After the oxygen orientation, it was time to pack up and leave. I thought I would feel elated when this moment arrived, but in the final minutes, I found myself fighting back tears. I wasn’t sad to be leaving friends behind—I had said my goodbyes—but I did feel alone. For the last two and a half weeks, Daphne and I had been cared for by an incredible team of doctors, nurse practitioners, nurses, and social workers. These people had been Daphne’s advocates and my teachers. But that night, for the first time since arriving at UAB, I felt like Daphne and I were being cared for by strangers who weren’t personally invested in our journey. They were still kind and competent, but we didn’t share that deeper bond that comes from fighting the same battle.
After a few moments, the sadness passed, and I was ready to leave. In Alabama, you can leave the hospital in one of two ways: (1) holding the baby while sitting in a wheelchair or (2) rolling the baby out in her crib. Since I didn’t give birth to Daphne, it didn’t seem appropriate for me to sit in a wheelchair. So we buckled her into her car seat and put the car seat in the crib (I wanted to make sure she would fit and the oxygen tube wouldn’t get tangled). My mom went to get the car, while Daphne and I were escorted to the loading zone.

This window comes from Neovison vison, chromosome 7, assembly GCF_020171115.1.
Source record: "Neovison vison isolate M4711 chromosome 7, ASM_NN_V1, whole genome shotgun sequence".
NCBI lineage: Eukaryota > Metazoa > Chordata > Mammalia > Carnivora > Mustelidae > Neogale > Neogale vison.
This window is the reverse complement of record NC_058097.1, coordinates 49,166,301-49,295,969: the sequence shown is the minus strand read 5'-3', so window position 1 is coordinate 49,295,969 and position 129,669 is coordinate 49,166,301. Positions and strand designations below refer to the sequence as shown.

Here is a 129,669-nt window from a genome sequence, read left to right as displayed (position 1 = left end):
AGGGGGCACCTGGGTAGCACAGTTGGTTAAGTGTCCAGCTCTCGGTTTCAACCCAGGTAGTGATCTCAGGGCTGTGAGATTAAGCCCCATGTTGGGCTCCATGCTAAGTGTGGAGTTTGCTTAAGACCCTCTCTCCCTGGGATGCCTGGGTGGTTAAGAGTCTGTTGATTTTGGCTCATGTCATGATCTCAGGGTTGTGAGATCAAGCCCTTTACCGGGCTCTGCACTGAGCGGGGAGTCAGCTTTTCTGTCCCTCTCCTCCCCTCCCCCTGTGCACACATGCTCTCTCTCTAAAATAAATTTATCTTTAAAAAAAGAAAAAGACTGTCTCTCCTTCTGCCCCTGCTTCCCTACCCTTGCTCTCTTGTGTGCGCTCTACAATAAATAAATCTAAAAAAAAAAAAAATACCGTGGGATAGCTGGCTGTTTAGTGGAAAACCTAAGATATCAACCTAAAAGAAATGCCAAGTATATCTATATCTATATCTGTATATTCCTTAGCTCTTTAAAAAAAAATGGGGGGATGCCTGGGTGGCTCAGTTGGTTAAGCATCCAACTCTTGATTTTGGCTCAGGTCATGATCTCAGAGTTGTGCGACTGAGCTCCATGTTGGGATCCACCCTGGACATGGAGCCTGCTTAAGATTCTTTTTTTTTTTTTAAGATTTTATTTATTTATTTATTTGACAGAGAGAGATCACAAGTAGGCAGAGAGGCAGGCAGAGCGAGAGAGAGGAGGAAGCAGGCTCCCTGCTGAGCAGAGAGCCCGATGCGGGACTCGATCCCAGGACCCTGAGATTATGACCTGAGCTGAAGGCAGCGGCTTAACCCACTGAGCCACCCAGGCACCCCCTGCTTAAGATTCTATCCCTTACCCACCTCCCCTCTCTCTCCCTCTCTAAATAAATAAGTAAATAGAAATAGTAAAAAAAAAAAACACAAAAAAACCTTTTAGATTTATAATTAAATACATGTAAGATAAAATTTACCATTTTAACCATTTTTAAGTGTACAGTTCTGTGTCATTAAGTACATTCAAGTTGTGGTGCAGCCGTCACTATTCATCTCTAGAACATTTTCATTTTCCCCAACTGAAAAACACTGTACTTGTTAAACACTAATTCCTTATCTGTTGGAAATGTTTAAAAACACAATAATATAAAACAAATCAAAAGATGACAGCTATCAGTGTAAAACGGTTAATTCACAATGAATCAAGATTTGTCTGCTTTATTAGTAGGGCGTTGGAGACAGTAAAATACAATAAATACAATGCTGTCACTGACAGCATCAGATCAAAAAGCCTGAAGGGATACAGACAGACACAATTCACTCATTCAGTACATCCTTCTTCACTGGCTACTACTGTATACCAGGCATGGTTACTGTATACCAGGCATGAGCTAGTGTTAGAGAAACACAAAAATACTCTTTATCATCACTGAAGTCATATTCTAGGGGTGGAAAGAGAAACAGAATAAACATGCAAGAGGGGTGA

Now that we’re settled in our hotel, I feel more at ease. Although the hospital staff did a fantastic job of including me in Daphne’s recovery, allowing me to care for her with relatively little supervision, it is still relieving to be on my own (well, with my mom), away from the watchful eyes of so many helpful nurses. I no longer have to report every dirty diaper or wait for someone else to deliver Daphne’s next meal. I finally feel like a full-time mom.
Our first night in the hotel went pretty well. Daphne’s pulse oximeter keeps track of her heart rate and oxygen levels, but it doesn’t have an alarm, so we have to keep a close eye on the numbers to make sure she stays in range. I dozed with the pulse oximeter in view so that I could check Daphne’s stats throughout the night. She slept fairly well, although she was a little restless from about 1:00 to 3:30 a.m. She’s not much of a crier (unless she’s being poked with a thermometer), but she does grunt and wiggle when she’s uncomfortable.
What’s next? Well, now we wait some more. Since we can’t take Daphne out in public, we’ll be hanging out in our hotel room until we receive word that the legal paperwork has cleared. Then we’ll hop on the first flight to Utah and pray the snow doesn’t prevent us from getting home.